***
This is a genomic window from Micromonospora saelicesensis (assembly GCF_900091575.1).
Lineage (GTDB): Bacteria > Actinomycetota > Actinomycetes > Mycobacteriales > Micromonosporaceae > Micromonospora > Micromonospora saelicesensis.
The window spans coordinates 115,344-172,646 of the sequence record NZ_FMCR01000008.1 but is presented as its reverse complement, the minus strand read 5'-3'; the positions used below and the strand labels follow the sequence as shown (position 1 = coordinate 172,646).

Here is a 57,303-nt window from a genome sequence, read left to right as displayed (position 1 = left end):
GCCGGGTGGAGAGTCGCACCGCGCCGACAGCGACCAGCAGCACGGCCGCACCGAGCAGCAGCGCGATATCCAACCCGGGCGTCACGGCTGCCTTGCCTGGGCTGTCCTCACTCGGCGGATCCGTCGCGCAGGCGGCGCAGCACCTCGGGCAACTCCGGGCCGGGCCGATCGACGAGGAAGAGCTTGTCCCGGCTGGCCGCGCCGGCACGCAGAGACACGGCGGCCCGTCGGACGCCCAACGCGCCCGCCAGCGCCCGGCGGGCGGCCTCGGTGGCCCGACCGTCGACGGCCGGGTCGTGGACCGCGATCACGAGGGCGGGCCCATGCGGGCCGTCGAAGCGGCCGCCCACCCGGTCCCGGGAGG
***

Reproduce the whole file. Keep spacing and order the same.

This is a genomic window from Micromonospora saelicesensis (assembly GCF_900091575.1).
Lineage (GTDB): Bacteria > Actinomycetota > Actinomycetes > Mycobacteriales > Micromonosporaceae > Micromonospora > Micromonospora saelicesensis.
The window spans coordinates 115,344-172,646 of the sequence record NZ_FMCR01000008.1 but is presented as its reverse complement, the minus strand read 5'-3'; the positions used below and the strand labels follow the sequence as shown (position 1 = coordinate 172,646).

Here is a 57,303-nt window from a genome sequence, read left to right as displayed (position 1 = left end):
GCCGGGTGGAGAGTCGCACCGCGCCGACAGCGACCAGCAGCACGGCCGCACCGAGCAGCAGCGCGATATCCAACCCGGGCGTCACGGCTGCCTTGCCTGGGCTGTCCTCACTCGGCGGATCCGTCGCGCAGGCGGCGCAGCACCTCGGGCAACTCCGGGCCGGGCCGATCGACGAGGAAGAGCTTGTCCCGGCTGGCCGCGCCGGCACGCAGAGACACGGCGGCCCGTCGGACGCCCAACGCGCCCGCCAGCGCCCGGCGGGCGGCCTCGGTGGCCCGACCGTCGACGGCCGGGTCGTGGACCGCGATCACGAGGGCGGGCCCATGCGGGCCGTCGAAGCGGCCGCCCACCCGGTCCCGGGAGG